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intercst 07-28-2005 10:08 AM

Financial Advisor (CFP) Horror Story
 
This morning's Dallas Morning News has an excellent story by Scott Burns on the perils of working with a financial adviser. It's even in bold type.

https://www.dallasnews.com/sharedcont....17b9a9b8.html

The following note from J.T., a Dallas CPA, is a good indication that the financial services industry has a long, long way to go before it earns our trust and respect:

My 79-year-old mother was referred to an investment adviser (CPA/CFP) who made some amazing investment suggestions.

She told him that she is not a millionaire and primarily invests in CDs with a few no-load mutual funds at Vanguard or Fidelity.

She has no debt, hates risk but wants good return, and doesn't like to pay taxes.

When I spoke with the Dallas-based adviser about his top two choices for my mother, here is what he suggested:

Section 42 Fund: Invests in low-income housing credits, requires a 10- to 12- year time horizon, has a 25 percent load and an IRR (internal rate of return) of 7 percent.

Senior Subordinated Debt Unit Investment Trust Fund: requires a 5-year time horizon, has a 10 percent load and is currently earning 5.4 percent to 5.9 percent.

I told him thanks but no thanks and told my mother to never speak with this gentleman again!

I thought I'd pass along a most amazing tale since this adviser is working with some of my mother's friends.

</snip>


Question for any of the highly ethical, highly professional CFP's who follow this board. How long does it typically take for a CFP who recommends a product with a 25% load to a 79-year-old woman to be drummed out of your organiztion?

intercst


saluki9 07-28-2005 10:24 AM

Re: Financial Advisor (CFP) Horror Story
 
Question for any of the highly ethical, highly professional CFP's who follow this board. How long does it typically take for a CFP who recommends a product with a 25% load to a 79-year-old woman to be drummed out of your organiztion?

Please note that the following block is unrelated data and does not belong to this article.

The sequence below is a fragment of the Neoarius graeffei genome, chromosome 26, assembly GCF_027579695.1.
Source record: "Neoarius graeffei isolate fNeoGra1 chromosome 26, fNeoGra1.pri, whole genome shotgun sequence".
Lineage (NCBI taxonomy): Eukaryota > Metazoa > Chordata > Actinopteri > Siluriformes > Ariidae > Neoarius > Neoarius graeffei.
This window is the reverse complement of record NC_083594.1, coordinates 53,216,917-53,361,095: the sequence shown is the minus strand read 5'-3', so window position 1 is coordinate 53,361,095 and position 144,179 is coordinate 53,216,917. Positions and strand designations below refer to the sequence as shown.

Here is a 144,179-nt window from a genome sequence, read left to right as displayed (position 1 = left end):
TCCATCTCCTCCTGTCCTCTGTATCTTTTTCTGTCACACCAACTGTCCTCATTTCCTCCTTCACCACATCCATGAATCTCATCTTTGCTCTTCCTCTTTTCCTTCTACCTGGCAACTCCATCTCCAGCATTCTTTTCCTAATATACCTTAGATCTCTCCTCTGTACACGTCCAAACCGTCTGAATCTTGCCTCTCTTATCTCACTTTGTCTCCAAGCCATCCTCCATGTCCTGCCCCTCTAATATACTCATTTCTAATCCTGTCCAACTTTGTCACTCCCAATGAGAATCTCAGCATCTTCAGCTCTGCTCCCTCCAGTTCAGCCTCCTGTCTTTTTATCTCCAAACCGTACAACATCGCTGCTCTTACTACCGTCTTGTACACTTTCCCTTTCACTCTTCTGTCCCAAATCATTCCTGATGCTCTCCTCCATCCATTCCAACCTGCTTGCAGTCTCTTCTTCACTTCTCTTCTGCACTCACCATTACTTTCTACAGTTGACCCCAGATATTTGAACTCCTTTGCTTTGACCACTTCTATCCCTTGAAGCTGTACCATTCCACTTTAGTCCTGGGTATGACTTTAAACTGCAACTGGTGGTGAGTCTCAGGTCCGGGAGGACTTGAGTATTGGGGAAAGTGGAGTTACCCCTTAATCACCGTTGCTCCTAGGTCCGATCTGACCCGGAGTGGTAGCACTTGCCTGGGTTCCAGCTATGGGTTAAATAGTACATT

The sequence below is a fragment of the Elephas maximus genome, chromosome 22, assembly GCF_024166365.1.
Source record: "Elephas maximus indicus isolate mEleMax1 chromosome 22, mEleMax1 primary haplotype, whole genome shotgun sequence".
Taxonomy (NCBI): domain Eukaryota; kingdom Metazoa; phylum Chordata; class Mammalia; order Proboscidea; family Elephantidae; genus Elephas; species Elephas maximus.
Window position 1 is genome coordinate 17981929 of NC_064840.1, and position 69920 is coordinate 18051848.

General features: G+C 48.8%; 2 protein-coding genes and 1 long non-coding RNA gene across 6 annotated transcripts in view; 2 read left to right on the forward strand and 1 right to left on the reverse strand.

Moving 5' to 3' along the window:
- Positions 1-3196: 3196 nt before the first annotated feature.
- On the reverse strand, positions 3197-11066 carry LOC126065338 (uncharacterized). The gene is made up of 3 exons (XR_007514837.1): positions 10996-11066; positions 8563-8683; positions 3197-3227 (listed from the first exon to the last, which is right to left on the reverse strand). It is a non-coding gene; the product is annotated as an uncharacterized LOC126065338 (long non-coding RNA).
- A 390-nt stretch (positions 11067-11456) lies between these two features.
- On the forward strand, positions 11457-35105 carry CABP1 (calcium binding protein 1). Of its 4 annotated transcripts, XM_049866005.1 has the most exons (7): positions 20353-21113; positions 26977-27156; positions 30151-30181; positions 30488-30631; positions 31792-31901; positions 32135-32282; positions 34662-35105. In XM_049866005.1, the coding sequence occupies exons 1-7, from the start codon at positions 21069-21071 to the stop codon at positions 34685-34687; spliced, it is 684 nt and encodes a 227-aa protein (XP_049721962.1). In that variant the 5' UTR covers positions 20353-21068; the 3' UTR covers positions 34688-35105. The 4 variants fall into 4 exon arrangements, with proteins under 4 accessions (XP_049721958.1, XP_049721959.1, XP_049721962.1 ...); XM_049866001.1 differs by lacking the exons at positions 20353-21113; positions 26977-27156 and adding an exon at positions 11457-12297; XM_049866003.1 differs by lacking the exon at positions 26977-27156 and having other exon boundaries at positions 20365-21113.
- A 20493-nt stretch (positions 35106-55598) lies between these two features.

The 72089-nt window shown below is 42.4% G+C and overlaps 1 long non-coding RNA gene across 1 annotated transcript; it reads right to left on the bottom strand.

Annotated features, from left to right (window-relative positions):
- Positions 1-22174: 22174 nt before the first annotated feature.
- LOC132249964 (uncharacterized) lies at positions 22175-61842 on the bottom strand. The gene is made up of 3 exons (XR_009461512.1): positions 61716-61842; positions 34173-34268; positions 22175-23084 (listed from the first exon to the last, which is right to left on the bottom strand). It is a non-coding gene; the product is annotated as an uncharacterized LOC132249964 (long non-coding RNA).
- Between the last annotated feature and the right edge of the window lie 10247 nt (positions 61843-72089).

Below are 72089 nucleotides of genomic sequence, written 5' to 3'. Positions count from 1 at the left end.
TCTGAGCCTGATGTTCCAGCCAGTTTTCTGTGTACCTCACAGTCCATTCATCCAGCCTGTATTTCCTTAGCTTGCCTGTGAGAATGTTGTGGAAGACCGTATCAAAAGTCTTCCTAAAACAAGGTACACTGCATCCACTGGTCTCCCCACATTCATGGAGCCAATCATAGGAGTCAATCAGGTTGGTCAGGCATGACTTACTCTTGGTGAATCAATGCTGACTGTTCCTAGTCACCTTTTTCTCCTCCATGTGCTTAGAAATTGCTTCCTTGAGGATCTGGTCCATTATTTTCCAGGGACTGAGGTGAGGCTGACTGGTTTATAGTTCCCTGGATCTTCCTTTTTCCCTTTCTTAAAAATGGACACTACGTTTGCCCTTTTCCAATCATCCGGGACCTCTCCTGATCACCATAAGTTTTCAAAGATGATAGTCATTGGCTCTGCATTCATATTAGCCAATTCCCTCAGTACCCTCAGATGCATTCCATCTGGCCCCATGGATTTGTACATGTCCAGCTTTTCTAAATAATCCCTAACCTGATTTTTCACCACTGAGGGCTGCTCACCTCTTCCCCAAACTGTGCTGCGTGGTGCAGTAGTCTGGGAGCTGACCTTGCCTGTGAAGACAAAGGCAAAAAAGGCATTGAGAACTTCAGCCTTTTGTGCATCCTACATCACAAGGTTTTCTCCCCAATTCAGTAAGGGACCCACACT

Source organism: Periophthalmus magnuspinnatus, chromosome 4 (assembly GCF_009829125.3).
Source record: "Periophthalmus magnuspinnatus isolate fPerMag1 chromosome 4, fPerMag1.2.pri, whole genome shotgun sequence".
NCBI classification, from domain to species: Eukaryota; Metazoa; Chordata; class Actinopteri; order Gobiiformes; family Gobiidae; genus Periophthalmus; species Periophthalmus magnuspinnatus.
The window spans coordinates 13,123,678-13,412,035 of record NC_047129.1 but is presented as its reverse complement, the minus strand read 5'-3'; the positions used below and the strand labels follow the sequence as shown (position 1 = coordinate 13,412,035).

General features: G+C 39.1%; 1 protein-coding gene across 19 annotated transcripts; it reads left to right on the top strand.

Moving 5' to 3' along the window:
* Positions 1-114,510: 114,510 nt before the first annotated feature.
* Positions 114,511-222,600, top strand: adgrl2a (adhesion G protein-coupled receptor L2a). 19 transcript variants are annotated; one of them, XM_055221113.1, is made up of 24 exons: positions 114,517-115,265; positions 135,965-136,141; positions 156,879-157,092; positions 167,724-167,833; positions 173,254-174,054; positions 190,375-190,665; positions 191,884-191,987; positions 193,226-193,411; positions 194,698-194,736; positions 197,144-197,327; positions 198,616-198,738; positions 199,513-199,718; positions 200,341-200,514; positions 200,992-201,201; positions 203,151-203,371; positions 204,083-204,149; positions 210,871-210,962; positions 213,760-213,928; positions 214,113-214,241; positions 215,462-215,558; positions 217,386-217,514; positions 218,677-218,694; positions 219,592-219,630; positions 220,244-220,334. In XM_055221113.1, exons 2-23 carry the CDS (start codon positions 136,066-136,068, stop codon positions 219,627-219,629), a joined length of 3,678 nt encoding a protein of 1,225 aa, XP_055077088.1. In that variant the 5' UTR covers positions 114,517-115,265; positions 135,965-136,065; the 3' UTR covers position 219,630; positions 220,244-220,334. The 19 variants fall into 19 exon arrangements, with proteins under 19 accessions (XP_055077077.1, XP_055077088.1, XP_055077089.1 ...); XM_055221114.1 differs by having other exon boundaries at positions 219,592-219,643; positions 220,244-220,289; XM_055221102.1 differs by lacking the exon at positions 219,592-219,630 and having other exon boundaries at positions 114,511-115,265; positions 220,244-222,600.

Well, I can only speak for the company I work for. I'd say not long if they ever even made it into our org. I'm not a planner, but I manage the investment side for a bunch of them. There is a reason they have me, because the CFP program isn't there to teach you investments. It's purpose is to teach planning, which is a different thing all together.

That's pretty terrible, but there are people like that in all professions.

Nords 07-28-2005 12:07 PM

Re: Financial Advisor (CFP) Horror Story
 
Quote:

Originally Posted by intercst
... any of the highly ethical, highly professional CFP's who follow this board...

Oxymoronic, ironic, or just cynical sarcastic satire?

Cut-Throat 07-28-2005 12:13 PM

Re: Financial Advisor (CFP) Horror Story
 
Quote:

Question for any of the highly ethical, highly professional CFP's who follow this board. How long does it typically take for a CFP who recommends a product with a 25% load to a 79-year-old woman to be drummed out of your organiztion
The guy should be arrested and charged with Fraud. I cannot believe it could actually be legal to do this! >:(

Texas Proud 07-28-2005 12:42 PM

Re: Financial Advisor (CFP) Horror Story
 
He probably will never be 'drummed out' as the CFP is not regulated like CPA. If he has his own shingle hanging out, he can do this forever as long as people are willing to pay him. I doubt he is in a legit investment company.

wildcat 07-28-2005 03:57 PM

Re: Financial Advisor (CFP) Horror Story
 
From what I know the CPA designation requires you to act in the best interests of the client. If a CPA does not then she/she could lose the designation. Almost like any other professional designation. CFP does not require any such thing.

Olav23 07-28-2005 04:51 PM

Re: Financial Advisor (CFP) Horror Story
 
I was actually most surprised that a fund can even legally charge a 25% LOAD! That seems almost like usuary or something, or raising the price on wood pre-hurricane! :laugh:

Texas Proud 07-28-2005 04:55 PM

Re: Financial Advisor (CFP) Horror Story
 
Quote:

Originally Posted by Olav23
I was actually most surprised that a fund can even legally charge a 25% LOAD! That seems almost like usuary or something, or raising the price on wood pre-hurricane!* :laugh:

As long as it is fully disclosed it is probably legal. I rememeber some real estate trust way back when that had a charge like that, but they made it look so good people bought them anyhow.


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